The first buildings date from the municipality of Lucien Bagarry and were built from 1906 to 1908.

The school was inaugurated on 8th October 1908 in the presence of President of the Council, Georges Clemenceau. The event featured in the local and national press. To give an idea of what this reception was like, a banquet for 515 people was served at the Rue des écoles.
From 1912, the state of affairs at the school began to deteriorate. The financial situation was catastrophic and the building’s foundations, which were inadequate for the nature of the land, required urgent work. Moreover, during World War I, the boys’ school was requisitioned and transformed into a military hospital.

Galitzine, a wealthy prince of Russian origin, is remembered as a generous benefactor of the commune of Bandol: he improved the lot of the wounded and sick at the hospital by paying for central heating to be installed in the requisitioned school, as well as for the supply of hot water to all rooms and the complete installation of an operating room and a treatment room.
After the war, Bandol’s financial difficulties and the scale of work required forced the municipality to close the school in 1925.

In 1935, the mayor, Octave Maurel, who had studied at the Alfred Vivien boarding school, decided to refurbish the state school. The plans were drawn up by the architect Fleury Linossier.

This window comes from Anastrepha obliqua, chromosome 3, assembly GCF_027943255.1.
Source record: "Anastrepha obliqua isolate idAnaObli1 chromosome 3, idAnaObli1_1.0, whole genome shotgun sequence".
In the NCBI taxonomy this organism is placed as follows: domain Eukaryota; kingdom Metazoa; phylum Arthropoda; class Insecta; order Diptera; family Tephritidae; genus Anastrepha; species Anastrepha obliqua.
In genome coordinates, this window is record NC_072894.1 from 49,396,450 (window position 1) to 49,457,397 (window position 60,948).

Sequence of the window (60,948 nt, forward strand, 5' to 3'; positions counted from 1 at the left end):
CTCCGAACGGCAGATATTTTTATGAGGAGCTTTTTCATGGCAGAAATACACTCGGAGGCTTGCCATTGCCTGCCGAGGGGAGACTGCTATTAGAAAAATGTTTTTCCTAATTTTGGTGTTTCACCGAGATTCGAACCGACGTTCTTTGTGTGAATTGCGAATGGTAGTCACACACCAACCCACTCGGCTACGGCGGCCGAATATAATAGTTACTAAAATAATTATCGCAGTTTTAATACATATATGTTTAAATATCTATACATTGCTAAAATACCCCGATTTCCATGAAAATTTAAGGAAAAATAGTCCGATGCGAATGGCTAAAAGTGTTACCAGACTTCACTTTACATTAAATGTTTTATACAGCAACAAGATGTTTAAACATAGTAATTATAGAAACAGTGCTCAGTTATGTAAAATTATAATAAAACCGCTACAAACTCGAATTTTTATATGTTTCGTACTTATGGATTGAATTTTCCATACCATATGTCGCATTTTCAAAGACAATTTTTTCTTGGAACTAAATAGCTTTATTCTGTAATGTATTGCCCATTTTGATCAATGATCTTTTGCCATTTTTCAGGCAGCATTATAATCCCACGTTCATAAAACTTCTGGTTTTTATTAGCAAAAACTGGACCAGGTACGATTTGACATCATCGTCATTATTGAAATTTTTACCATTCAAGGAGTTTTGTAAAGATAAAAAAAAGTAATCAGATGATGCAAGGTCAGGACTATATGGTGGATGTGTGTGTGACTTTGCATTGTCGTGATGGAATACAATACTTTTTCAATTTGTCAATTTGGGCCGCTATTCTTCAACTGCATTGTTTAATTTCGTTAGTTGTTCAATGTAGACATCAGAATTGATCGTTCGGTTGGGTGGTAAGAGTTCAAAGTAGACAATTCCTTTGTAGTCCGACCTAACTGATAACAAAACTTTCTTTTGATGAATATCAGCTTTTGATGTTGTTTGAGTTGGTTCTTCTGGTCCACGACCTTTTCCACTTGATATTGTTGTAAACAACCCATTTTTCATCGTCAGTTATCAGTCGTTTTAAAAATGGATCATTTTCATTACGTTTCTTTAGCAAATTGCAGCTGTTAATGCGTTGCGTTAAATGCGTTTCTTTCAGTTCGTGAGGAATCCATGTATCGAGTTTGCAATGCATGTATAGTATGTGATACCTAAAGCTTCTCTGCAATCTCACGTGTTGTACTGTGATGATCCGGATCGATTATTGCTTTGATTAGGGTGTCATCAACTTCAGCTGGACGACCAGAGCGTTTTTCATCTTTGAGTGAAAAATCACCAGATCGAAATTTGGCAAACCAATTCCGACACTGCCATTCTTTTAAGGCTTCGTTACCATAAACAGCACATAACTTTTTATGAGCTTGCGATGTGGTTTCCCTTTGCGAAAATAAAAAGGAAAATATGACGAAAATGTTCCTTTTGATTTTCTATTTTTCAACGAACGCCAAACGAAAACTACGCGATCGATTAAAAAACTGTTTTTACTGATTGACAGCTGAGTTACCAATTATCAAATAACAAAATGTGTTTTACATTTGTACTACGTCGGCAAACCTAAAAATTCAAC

On 24 June 1972, the school became the ‘Groupe Octave Maurel’ (the latter having died in 1968).




Landmark 18 : Héro and Léandre Lucien Grillon Place 

This sculpture in marble created by Paul Gasq, representing Héro and Léandre, was first situated at the corner of Pierre Toesca Street and Tonneliers street. Then it was transferred to Canet Park and finally it was installed on Lucien Grillon Place.

Paul Jean Baptiste Gasq (Dijon 1860 – Paris 1944) went to the School of Fine Art in Bordeaux and then to the French National Fine Art School in Paris in 1879. He won the first prize in Rome in 1890 and was a boarder in Villa Médicis in Rome from 1891 to 1894. He also won a prize at the Universal Exhibition in 1900. He was Member of the French National Art Academy from 1935 and curator of Dijon Museum until his death.